But while your site is probably fine as long as you took even the most basic precautions, there were still repercussions. The weight of thousands of attempts to login put a strain on many people’s servers, especially if the server had many different WordPress sites. This resulted in websites slowing to a crawl and even shutting down, including ones not directly affected.
But while the worst seems to have passed for now, there are still some lessons to be learned from it and it’s important to grasp them before the next wave hits.
Because if there’s one thing that’s for certain, there is another wave coming. Read More
With the 10-year anniversary of the first release of WordPress coming up on May 25 of this year, a lot of attention is already being paid to the reigning champion of the blogging platforms and both how it changed the Internet and how the Internet changed around it.
On one hand, it’s amazing to look at how an upstart fork of b2/cafelog, one that was created simply because Textpattern wasn’t being updated, came to be such a dominant force on the Web and launch a company, Automattic, that now employs some 150 people worldwide.
On the other hand, it’s easy to look at WordPress as a besieged king. An application and a service created in a world of desktops and blogs now living in a world of mobile devices and social media.
It’s obvious that WordPress has helped to shape the Web we’re in today. It’s used by millions of blogs large and small, including many of the most popular sites on the Web. However, the question remains, will WordPress and the WordPress platform be as important in the next ten years as it has been the previous?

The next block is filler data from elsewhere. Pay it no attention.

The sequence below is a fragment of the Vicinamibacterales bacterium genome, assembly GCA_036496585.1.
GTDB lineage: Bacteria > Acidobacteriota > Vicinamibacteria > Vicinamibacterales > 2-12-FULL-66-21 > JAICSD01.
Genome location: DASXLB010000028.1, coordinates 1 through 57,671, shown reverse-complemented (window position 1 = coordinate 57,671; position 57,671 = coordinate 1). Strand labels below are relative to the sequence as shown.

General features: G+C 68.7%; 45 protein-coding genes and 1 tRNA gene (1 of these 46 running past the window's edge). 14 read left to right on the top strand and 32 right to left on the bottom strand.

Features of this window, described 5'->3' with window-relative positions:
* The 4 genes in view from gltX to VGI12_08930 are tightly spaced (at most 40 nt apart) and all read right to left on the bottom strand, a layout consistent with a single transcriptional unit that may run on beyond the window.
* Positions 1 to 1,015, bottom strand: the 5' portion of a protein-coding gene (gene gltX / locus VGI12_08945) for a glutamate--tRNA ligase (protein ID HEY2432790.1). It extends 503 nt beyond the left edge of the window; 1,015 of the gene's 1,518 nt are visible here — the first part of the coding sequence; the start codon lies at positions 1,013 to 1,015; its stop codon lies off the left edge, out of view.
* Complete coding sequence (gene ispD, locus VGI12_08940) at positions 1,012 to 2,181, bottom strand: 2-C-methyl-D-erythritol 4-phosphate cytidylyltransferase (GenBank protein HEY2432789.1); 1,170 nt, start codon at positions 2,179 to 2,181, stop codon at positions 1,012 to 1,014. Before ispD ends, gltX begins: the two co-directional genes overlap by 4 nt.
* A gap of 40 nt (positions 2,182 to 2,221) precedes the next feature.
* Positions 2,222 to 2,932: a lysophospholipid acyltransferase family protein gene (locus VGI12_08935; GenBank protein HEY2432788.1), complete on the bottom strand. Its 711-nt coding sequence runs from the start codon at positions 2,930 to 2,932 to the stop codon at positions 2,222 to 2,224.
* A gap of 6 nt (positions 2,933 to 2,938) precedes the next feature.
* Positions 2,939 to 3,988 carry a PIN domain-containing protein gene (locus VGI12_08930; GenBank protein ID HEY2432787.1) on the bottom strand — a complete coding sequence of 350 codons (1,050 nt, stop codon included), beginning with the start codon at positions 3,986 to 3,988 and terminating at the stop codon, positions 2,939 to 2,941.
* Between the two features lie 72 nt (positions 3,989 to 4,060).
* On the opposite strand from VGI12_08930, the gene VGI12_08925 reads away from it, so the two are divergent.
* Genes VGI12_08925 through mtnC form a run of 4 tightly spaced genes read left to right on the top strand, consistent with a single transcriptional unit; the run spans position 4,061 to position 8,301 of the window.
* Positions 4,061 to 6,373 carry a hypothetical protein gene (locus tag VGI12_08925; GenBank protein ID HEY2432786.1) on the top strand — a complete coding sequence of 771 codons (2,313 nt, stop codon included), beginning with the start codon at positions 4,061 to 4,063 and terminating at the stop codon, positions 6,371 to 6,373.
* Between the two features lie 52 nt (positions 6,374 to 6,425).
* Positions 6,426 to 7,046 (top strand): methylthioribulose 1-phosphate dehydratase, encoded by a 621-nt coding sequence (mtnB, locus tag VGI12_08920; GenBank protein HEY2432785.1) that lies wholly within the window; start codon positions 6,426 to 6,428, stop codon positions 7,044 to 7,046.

It’s tough to say, but I agree with Matt Mullenweg that there are a lot of reasons to be optimistic.
If you visit the top “blogging tips” blogs today you’ll notice a lot of talk about what it takes to build a successful blog; from writing great content to coming up with a plan to monetizing your blog. Essentially, all it takes to build your blog is often talked about except what really matters; your web host.
If you choose the right web host for your blog, you’ll continue to benefit from your choice for years to come. If, however, you chose the wrong web host your blog will suffer from it for a very long time.
Slow loading speed is one of the reasons most people stop visiting a website and a whopping 78% of online shoppers will happily abandon a website if it’s slow. Also, slow websites cost the US economy at least $500 billion every year. And that’s just what we can name. There are countless other problems you will experience with a bad hosting company, some of the most common ones being: Read More